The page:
Let me share with you a little secret: some things in this great world actually do happen, or do exist. These are called “facts.” If you put together a story that is supported by facts, it is called a “true story,” a news story or non-fiction. This is what historians and journalists (most of them, anyway) specialize in. If you make something up, or pass along the unsubstantiated tales of others, it’s called fiction. If you tell people that your fiction is true when it’s not, that’s called a “lie.”
So simple, but so often people get these eternal verities wrong.
Like Rachel Dry in Sunday’s Washington Post. In an opinion piece in the Outlook section (where she is an assistant editor), she weighs in on the John Steinbeck/Travels With Charley in Search of America controversy. Basically, this “journalist” concludes that she is not much concerned about matters such as “the truth” when it comes to Steinbeck’s classic American travelogue, parts of which have been recently debunked. If truth doesn’t matter to this journalist, why not just switch professions? And if Steinbeck had such difficulty telling the truth, why didn’t he just label his book as fiction?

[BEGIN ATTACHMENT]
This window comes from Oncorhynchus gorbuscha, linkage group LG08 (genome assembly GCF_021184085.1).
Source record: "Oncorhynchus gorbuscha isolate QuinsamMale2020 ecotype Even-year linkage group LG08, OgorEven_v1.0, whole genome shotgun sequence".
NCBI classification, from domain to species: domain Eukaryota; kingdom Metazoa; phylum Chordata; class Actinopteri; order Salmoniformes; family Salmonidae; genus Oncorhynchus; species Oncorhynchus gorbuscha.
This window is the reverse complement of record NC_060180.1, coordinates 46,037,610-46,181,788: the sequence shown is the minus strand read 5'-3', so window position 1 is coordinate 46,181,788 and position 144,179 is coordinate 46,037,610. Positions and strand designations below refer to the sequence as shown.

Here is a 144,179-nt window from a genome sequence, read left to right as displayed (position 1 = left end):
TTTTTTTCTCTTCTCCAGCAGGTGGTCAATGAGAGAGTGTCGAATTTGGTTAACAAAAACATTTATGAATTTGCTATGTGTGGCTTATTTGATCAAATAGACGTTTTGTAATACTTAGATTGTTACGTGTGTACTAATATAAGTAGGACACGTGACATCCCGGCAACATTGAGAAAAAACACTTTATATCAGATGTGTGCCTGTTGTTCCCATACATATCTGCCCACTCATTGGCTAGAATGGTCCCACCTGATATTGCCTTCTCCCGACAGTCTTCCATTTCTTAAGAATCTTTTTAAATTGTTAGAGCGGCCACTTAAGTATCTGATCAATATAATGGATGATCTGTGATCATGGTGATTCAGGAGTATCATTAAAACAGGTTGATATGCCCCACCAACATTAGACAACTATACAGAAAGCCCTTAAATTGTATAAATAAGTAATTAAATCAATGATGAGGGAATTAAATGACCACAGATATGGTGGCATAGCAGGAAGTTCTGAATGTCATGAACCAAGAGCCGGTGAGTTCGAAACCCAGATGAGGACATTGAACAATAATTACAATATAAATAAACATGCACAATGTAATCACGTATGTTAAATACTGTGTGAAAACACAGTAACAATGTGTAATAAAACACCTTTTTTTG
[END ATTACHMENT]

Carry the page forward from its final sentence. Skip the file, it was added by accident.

In fact, truth does matter. Our search for truth and our constant desire to expand our body of knowledge defines who we are, and is the only way we can survive on this great world. This search is what drives us forward in the natural sciences and social sciences, learning about ourselves, and the world we live in. From there, progress becomes possible, not to mention communication, cooperation and understanding among people from near and far.
And here’s an added benefit if you choose to respect the truth: intelligent people will then believe you, whether you are a journalist, novelist, politician or corporate CEO.